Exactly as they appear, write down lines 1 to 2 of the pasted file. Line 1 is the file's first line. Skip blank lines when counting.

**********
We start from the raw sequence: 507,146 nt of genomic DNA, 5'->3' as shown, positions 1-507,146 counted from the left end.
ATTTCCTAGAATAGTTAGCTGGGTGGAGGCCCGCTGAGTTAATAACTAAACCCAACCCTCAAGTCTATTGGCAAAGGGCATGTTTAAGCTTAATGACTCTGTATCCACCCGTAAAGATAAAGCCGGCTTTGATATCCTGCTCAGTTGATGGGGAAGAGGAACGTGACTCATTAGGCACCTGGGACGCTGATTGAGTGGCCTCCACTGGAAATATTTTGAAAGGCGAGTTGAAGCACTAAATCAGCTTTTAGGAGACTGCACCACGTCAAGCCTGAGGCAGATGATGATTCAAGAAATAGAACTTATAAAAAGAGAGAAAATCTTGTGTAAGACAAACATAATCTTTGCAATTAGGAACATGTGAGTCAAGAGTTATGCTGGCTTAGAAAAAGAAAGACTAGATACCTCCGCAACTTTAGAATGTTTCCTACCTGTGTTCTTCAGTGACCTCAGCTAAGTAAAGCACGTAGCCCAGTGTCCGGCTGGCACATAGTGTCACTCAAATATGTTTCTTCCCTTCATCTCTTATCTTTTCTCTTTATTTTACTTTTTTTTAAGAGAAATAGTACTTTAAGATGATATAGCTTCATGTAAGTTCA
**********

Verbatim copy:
We start from the raw sequence: 507,146 nt of genomic DNA, 5'->3' as shown, positions 1-507,146 counted from the left end.
ATTTCCTAGAATAGTTAGCTGGGTGGAGGCCCGCTGAGTTAATAACTAAACCCAACCCTCAAGTCTATTGGCAAAGGGCATGTTTAAGCTTAATGACTCTGTATCCACCCGTAAAGATAAAGCCGGCTTTGATATCCTGCTCAGTTGATGGGGAAGAGGAACGTGACTCATTAGGCACCTGGGACGCTGATTGAGTGGCCTCCACTGGAAATATTTTGAAAGGCGAGTTGAAGCACTAAATCAGCTTTTAGGAGACTGCACCACGTCAAGCCTGAGGCAGATGATGATTCAAGAAATAGAACTTATAAAAAGAGAGAAAATCTTGTGTAAGACAAACATAATCTTTGCAATTAGGAACATGTGAGTCAAGAGTTATGCTGGCTTAGAAAAAGAAAGACTAGATACCTCCGCAACTTTAGAATGTTTCCTACCTGTGTTCTTCAGTGACCTCAGCTAAGTAAAGCACGTAGCCCAGTGTCCGGCTGGCACATAGTGTCACTCAAATATGTTTCTTCCCTTCATCTCTTATCTTTTCTCTTTATTTTACTTTTTTTTAAGAGAAATAGTACTTTAAGATGATATAGCTTCATGTAAGTTCA